in order to produce, accelerate and deposit the carbon plasma, said method comprising using a pulsed electric arc discharge at a repitition frequency by which a plurality of cathode spots are excited at an end surface of the graphite cathode, said cathode spots moving in the end surface of the graphite cathode at a speed of from 10 to 30 ms and generating a carbon plasma having an ion energy of 40 to 100 eV and an ion concentration in the plasma of 1012 to 1014 cm−3, with the part being electrically insulated in the vacuum chamber, and
maintaining a temperature of the part in the range of 200 to 450 K by controlling the repetition frequency of discharge pulses.
2. A method according to claim 1, characterized in
using metal ions as the accelerating ions in treating a metal part.
3. A method, according to claim 2, characterized in
using as the sublayer material a metal selected from the group consisting of titanium, chromium, molybdenum, zirconium, niobium, and tungsten, said metal sublayer having a thickness of 100 to 500 A.
4. A method according to claim 3, characterized in
increasing the temperature of the part from 473 to 573 K in treating the surface of the part;
subsequent cooling the temperature of the part from 293 to 300 K;
re-treating the surface of the part with accelerated ions of a metal until the temperature reaches 323 K.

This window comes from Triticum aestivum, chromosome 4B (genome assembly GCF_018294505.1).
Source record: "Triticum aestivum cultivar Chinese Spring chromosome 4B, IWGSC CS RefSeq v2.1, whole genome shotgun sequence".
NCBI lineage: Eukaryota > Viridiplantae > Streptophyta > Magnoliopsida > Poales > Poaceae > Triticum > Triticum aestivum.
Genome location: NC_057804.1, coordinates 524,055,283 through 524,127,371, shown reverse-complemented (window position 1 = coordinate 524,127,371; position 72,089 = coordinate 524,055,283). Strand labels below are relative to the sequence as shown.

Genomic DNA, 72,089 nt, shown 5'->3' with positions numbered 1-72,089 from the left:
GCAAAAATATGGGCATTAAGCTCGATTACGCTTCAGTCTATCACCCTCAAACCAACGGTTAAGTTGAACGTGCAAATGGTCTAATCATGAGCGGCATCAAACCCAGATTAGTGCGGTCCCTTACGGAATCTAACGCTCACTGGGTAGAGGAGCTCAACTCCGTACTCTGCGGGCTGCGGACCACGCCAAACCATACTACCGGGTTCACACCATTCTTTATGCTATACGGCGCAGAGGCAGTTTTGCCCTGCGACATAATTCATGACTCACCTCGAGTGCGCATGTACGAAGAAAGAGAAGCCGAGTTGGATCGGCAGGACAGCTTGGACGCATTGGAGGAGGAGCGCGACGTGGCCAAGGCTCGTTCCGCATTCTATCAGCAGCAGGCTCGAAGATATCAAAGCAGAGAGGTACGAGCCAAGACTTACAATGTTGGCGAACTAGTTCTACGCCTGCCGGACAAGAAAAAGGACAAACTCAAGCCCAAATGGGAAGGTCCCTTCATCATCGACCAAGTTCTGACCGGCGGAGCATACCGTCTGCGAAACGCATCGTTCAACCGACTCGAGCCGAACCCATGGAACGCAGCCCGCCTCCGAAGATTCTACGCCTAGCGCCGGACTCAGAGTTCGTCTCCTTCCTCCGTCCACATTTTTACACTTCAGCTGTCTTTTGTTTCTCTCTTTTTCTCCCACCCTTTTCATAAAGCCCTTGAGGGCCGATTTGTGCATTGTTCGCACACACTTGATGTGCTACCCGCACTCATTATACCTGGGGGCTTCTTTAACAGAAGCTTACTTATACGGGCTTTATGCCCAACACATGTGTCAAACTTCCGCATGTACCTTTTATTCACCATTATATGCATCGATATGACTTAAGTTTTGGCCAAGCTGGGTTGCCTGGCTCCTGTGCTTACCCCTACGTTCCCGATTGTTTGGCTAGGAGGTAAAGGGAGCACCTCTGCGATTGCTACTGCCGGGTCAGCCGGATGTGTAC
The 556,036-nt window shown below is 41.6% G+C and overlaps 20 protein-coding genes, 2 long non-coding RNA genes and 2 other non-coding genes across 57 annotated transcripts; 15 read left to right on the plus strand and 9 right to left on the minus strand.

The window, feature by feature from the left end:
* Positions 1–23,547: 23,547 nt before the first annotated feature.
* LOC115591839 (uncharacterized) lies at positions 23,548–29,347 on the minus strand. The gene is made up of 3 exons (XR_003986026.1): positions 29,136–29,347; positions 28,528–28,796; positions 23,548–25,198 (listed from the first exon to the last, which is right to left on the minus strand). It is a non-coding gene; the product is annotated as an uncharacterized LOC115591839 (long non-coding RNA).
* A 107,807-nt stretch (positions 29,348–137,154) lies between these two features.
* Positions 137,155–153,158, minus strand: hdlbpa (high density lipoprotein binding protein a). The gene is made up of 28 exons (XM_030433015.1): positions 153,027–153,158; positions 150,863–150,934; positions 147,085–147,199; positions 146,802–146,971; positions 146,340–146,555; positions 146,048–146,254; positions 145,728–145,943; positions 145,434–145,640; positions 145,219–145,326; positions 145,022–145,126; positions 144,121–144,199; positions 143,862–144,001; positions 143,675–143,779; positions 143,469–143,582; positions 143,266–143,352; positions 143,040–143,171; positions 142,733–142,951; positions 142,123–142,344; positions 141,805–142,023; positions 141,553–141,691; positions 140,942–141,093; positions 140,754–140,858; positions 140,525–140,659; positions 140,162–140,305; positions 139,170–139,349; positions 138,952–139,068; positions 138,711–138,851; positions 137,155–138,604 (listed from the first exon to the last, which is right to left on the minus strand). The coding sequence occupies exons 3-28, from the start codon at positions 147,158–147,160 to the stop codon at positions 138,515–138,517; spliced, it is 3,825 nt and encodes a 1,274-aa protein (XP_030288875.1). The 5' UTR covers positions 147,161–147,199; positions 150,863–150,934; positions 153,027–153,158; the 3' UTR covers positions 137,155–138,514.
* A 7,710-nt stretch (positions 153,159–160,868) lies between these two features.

5. A method according to claim 4, characterized in that
the method is performed in an argon atmosphere at a pressure of 10−2 to 10−1 Pa.
6. A method according to claim 3, characterized in that
the method is performed in an argon atmosphere at a pressure of 10−2 to 10−1 Pa.
7. A method according to claim 2, characterized in
increasing the temperature of the part from 473 to 573 K in treating the surface of the part;
subsequent cooling the temperature of the part from 293 to 300 K;
re-treating the surface of the part with accelerated ions of a metal until the temperature reaches 323 K.
8. A method according to claim 7, characterized in that
the method is performed in an argon atmosphere at a pressure of 10−2 to 10−1 Pa.
9. A method according to claim 2, characterized in that
the method is performed in an argon atmosphere at a pressure of 10−2 to 10−1 Pa.
10. A method according to claim 1, characterized in
using gas ions selected from the group consisting of argon ions, nitrogen ions, oxygen ions and mixture thereof, said gas ions comprising the accelerating ions in treating a dielectric part.
11. A method according to claim 1, characterized in
preliminary applying an aluminum nitride layer of thickness 50 to 200 A to a glass part in treating thereof.
12. A method according to claim 1, characterized in